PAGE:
A NEW wetlands centre will be created at an Oxfordshire lake which campaigners fought to save from being filled with waste ash.
The Earth Trust, which manages the Radley Lakes site, has been given planning permission for the new £750,000 centre at Thrupp Lake.
Plans for the eco-friendly building with views over the lake include a café, toilets, a communal space, an education area and 25 parking spaces.
A fundraising drive will now be launched but no date has been given for construction work to begin.
In 2008, following a three-year campaign called Save Radley Lakes, RWE npower, which runs Didcot power station, agreed to abandon the plan to dump waste fuel ash.
Peter Harbour, 73, of South Avenue, Abingdon, a former scientist at Culham science centre, and a member of Friends of Radley Lakes, said: “The decision to build this new centre vindicates our campaign which was supported by everyone in the Abingdon area. All credit to RWE npower for deciding to do the right thing.”
Roger Thomas, chairman of Friends of Radley Lakes, who also lives in Abingdon, added: “The construction of the wetlands centre will help people to enjoy this beautiful area in new ways and to learn more about its amazing wildlife.”
The wetlands centre will replace a dilapidated house that has stood on the site since the 1970s.
Jayne Manley, chief executive of the Earth Trust, based in Little Wittenham near Didcot, said: “Apart from providing much-needed facilities at this popular site, the wetland centre will allow visitors to learn about the rich habitat that is on their doorstep.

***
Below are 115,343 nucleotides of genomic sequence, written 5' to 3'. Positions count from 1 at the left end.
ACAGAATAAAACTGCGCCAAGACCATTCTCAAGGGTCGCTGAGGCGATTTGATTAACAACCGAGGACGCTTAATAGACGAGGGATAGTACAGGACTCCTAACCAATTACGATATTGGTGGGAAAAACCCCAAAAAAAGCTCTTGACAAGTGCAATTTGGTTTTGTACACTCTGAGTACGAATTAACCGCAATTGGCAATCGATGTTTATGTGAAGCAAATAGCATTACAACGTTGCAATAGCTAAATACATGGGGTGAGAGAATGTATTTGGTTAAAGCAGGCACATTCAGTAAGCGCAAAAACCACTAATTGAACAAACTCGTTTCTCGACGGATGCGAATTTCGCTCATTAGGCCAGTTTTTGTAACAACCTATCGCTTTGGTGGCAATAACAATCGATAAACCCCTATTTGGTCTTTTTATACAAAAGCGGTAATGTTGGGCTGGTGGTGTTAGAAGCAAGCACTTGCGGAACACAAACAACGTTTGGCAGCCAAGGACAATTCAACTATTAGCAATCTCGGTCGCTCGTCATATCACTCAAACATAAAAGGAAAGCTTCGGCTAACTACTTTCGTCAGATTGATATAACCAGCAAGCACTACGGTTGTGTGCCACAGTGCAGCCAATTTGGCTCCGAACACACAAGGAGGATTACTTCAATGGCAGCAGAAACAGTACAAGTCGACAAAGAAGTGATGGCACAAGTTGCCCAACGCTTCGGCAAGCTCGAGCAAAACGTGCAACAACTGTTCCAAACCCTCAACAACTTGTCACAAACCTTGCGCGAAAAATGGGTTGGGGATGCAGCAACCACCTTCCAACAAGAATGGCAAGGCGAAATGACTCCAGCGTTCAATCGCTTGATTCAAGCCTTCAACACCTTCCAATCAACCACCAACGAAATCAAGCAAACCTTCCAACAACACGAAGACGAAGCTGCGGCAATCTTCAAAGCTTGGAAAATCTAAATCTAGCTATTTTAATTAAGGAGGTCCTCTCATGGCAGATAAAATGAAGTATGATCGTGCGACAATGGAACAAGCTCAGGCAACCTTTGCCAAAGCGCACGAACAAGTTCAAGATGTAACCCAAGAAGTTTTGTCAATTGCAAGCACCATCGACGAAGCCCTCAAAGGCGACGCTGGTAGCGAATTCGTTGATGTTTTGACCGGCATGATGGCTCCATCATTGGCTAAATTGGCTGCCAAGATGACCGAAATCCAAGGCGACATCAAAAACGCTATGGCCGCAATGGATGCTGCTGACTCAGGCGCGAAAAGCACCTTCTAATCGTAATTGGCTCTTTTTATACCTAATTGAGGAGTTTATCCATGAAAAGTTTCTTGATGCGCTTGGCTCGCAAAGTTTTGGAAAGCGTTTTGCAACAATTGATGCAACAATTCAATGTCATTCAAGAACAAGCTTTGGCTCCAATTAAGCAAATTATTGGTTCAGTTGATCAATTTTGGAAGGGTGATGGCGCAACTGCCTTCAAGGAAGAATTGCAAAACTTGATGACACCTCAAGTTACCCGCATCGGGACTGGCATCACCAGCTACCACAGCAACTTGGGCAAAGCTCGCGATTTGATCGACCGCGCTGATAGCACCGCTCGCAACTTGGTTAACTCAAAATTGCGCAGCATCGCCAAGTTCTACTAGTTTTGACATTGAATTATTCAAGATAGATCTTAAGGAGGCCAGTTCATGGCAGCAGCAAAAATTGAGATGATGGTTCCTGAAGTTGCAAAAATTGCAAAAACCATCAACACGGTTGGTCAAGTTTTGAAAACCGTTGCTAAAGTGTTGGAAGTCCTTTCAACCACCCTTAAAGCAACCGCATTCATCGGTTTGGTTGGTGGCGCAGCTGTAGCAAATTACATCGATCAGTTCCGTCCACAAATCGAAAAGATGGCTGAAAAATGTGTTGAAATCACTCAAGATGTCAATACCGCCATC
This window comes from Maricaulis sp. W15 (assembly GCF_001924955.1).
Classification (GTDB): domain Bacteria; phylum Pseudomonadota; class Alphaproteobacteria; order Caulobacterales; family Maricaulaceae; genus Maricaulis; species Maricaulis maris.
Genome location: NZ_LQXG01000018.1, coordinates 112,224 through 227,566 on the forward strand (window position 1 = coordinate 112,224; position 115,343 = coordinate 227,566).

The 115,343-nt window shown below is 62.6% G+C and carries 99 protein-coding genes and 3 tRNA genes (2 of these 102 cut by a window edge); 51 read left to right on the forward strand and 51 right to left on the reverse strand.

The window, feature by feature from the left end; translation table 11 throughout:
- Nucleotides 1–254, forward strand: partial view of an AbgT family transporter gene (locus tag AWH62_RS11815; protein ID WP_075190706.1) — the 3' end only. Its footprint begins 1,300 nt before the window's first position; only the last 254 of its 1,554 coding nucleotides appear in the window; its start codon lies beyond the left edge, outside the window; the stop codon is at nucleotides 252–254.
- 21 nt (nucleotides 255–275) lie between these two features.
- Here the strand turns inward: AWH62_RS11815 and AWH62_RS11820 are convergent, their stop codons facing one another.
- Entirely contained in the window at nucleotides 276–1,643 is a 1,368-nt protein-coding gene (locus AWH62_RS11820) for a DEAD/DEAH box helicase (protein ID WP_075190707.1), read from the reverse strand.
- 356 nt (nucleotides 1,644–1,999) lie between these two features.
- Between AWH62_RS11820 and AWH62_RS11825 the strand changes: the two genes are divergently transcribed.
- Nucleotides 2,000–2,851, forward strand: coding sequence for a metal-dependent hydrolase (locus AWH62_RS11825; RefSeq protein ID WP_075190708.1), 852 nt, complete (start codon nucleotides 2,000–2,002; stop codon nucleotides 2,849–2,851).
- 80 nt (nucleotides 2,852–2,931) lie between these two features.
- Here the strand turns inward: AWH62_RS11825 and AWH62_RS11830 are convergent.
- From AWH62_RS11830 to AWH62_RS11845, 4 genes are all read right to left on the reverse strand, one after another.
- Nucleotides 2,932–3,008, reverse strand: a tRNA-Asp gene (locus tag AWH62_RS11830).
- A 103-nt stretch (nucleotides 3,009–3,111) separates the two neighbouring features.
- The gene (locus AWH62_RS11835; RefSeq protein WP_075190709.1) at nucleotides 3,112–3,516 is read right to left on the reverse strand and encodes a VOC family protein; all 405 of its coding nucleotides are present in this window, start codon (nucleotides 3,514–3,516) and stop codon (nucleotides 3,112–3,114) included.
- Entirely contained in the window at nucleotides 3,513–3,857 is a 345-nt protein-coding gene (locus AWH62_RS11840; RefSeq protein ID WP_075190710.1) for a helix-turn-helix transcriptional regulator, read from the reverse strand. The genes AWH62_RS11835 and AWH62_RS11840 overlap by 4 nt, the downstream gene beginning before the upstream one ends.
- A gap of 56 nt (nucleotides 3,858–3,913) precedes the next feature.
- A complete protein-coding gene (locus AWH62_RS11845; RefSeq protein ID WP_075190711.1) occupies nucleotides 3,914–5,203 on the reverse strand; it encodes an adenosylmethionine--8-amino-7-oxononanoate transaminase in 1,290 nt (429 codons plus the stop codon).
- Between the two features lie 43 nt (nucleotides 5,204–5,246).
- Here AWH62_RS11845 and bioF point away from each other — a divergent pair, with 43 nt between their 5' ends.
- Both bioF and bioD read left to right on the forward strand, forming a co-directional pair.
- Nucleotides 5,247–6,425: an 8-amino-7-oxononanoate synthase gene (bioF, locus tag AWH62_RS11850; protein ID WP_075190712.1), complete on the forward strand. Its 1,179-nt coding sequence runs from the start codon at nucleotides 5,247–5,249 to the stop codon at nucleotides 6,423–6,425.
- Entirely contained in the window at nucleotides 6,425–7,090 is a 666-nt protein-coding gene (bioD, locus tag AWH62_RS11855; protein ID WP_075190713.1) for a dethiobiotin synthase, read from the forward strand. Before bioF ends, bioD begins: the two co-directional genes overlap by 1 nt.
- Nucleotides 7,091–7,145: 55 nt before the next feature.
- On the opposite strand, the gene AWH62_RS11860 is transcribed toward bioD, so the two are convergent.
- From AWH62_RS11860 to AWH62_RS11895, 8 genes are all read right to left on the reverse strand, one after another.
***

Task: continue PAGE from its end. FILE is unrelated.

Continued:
“There will be a particular focus on our use of water, and informing the community about just how vital a resource this is and what we can do to use it carefully.”
Thrupp Lake is a former gravel quarry owned by RWE npower and at the moment there are bird hides and a circular walk around the lake.
The new centre will use recycled or natural materials wherever possible, as well as solar-powered energy collection, water recycling and eco-friendly toilets.
With the support of volunteers and the Friends of Radley Lakes, the Earth Trust manages Thrupp Lake on behalf of RWE npower.
Phil Noake, manager of Didcot power station, which shut down in March, said: “This is a fantastic result and will be both a valuable community resource and help support local ecology and wildlife.
“Didcot power station has been a supporter of the work of the Earth Trust for a number of years.”
The trust will need to raise the funds for the wetland centre.
Earth Trust spokesman Jane Cabutti said planning permission was granted in February by Vale of White Horse District Council on condition that safety improvements are made to the lake’s access road.
She said these could include passing places for vehicles, and a marked path for cyclists and pedestrians.
Ms Cabutti added: “We will try to identify funding streams before we launch our fundraising campaign. We could launch the campaign later this year or early next year.”